That’s the theory anyway. It’s not always thus but tonight’s examiner puts it into practice immaculately. By ten to eight there are around twenty of us waiting outside the door; Africans, Eastern Europeans, Middle Easterners and one Scot. The door opens and the examiner comes out.
“Do you mind if I have a quick fag before we crack on? We can’t start before eight anyway.”
She is brisk, efficient and good-humoured; that’s about as much as you can expect from bureaucrats of any nationality. It relieves everyone’s nerves just a little bit. At least we are in the right place. At five to eight she returns and we enter the room.
“Can you all come to the front and show your passports please?” she calls out. I wait patiently in the short line by her desk, the other candidates swarm in from the left and right and I am the last to be seen. Got to get this fascination for queueing out of my system, got to.
“Good…thank you…yes, that’s fine”.
She works her way briskly through the passports and the list of names without looking up. I hand her mine. She peers at me over her spectacles.
“Brexit refugee eh?”
I am slightly taken aback by the answer and have to think.
“Yes”, I say, struggling to find a suitable one-liner in time, “yes, exactly”. She laughs and tells me that she now has one in every session.
She explains the rules: We have one hour, there are thirty-three questions, over half marks and we pass, we must wait between three and six weeks for the results. The timing is important. I have a date to keep with the Wild Man at a local bar afterwards and I don’t want to be late.
She asks us to check the front page of the exam paper to see if our details are correct and at the stroke of eight we begin. The questions are multiple choice and for many of them I don’t even need the four answers.
To be quite fair here, for a lot of them neither would you. Question number two asks me to name the colours of the German flag. Most people could tell you which famous “German” came to power in 1933 and I’m pretty sure I cross the right name. One of the criticisms of the test is that it is too easy.
I leave one because I’m not sure, work my way to the end of the paper and then come back to it. I cross what later turns out to be the right answer. I go through a second time to check that I have put the crosses in the correct place and check the details on the front page once again.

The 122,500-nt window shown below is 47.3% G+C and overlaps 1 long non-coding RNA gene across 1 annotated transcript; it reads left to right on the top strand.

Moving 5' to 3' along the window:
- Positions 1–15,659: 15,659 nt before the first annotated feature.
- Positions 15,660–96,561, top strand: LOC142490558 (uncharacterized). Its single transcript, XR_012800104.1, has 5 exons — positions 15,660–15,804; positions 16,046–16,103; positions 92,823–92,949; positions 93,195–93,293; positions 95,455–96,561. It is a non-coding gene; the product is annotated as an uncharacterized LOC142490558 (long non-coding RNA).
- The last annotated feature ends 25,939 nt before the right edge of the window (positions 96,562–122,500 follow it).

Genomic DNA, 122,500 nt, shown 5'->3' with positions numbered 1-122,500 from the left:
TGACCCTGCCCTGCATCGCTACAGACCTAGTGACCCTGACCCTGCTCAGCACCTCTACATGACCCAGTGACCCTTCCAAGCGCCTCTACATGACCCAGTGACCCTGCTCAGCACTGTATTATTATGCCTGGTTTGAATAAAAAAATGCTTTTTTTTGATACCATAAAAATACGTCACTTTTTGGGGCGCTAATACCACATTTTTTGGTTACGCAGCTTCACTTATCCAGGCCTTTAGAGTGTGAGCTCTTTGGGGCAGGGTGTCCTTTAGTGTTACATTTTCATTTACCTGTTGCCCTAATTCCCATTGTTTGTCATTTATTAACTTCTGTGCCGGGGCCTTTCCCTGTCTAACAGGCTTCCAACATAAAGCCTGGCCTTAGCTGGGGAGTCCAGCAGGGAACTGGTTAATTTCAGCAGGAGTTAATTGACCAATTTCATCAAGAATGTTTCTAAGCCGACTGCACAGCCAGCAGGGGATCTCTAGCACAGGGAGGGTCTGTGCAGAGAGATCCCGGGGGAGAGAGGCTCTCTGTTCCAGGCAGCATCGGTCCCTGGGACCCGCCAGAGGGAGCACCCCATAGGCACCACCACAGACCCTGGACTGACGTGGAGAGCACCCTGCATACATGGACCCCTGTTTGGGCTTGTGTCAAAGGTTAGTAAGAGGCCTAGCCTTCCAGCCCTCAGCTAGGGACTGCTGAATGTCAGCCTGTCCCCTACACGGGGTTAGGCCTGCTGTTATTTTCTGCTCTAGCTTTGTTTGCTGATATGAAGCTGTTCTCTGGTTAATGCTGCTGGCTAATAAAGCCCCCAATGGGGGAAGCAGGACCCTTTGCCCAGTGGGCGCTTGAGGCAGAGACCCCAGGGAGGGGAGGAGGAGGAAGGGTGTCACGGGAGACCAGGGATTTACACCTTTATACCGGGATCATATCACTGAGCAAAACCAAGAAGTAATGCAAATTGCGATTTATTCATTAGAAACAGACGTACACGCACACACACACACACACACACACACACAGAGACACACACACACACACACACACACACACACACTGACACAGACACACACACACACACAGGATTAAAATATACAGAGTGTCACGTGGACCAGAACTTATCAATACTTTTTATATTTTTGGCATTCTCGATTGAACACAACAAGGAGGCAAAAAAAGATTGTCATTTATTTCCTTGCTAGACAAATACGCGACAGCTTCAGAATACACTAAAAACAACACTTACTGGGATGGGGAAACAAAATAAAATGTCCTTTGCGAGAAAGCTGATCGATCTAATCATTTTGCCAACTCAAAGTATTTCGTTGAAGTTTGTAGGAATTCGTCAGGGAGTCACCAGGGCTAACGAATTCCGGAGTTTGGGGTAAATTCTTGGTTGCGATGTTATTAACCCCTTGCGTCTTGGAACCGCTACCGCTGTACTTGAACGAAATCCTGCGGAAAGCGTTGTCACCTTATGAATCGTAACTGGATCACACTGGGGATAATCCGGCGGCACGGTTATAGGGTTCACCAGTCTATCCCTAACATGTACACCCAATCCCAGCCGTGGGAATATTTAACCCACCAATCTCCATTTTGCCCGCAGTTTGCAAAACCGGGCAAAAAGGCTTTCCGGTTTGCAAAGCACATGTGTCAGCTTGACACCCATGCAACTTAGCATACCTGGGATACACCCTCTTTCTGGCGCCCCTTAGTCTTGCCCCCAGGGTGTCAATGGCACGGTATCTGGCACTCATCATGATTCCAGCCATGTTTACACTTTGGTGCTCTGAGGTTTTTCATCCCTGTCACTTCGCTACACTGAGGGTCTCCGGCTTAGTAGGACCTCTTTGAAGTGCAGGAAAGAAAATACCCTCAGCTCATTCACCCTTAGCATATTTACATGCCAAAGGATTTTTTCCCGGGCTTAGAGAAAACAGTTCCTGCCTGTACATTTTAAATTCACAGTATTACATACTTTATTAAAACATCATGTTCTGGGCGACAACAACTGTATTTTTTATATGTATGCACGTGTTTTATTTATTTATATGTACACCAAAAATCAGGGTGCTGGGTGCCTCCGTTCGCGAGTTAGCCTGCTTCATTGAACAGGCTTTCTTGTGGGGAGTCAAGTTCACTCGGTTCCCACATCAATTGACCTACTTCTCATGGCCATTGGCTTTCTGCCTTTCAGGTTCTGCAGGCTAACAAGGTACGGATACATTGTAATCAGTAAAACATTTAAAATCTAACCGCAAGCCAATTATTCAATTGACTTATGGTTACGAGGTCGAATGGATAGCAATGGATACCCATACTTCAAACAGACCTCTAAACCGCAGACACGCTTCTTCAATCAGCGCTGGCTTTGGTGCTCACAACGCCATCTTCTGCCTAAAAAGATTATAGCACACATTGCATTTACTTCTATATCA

I find a mistake. My name, date of birth and address are all correct but there is a typing error within the official frame. The fields are of course all in German: Adresse, Stadt, Postleitzahl, Straße etc. –but there is no German equivalent of the English “c/o”. It is written here in full with an extra “f” for good measure. “Care off”.
“And care off to you too!” I think to myself. Oh well, only Allah is perfect after all.
I look through one more time, sign the document, hand it in and wish the examiner a pleasant evening. In total the process has taken thirteen minutes. I am not the first to leave the room.
By eight thirty I am sitting in the karaoke bar with the Wild Man. I go for “A Boy Named Sue” by Johnny Cash, a subtle reference to the dangers of clerical errors. I am word-perfect but am soon reminded that Johnny Cash could talk a lot quicker than I can.
Wild Man is up next. His attitude to Brexit is exactly one hundred-and-eighty degrees away from my own. He plumps for Freddie Mercury at his very best: “I Want To Break Free”. He knows some of the words and scrapes by with half marks.
The audience are very generous to both of us. It will be a long night and they too may yet be under the spotlight. In karaoke as in life, it pays to remember that only Allah is perfect.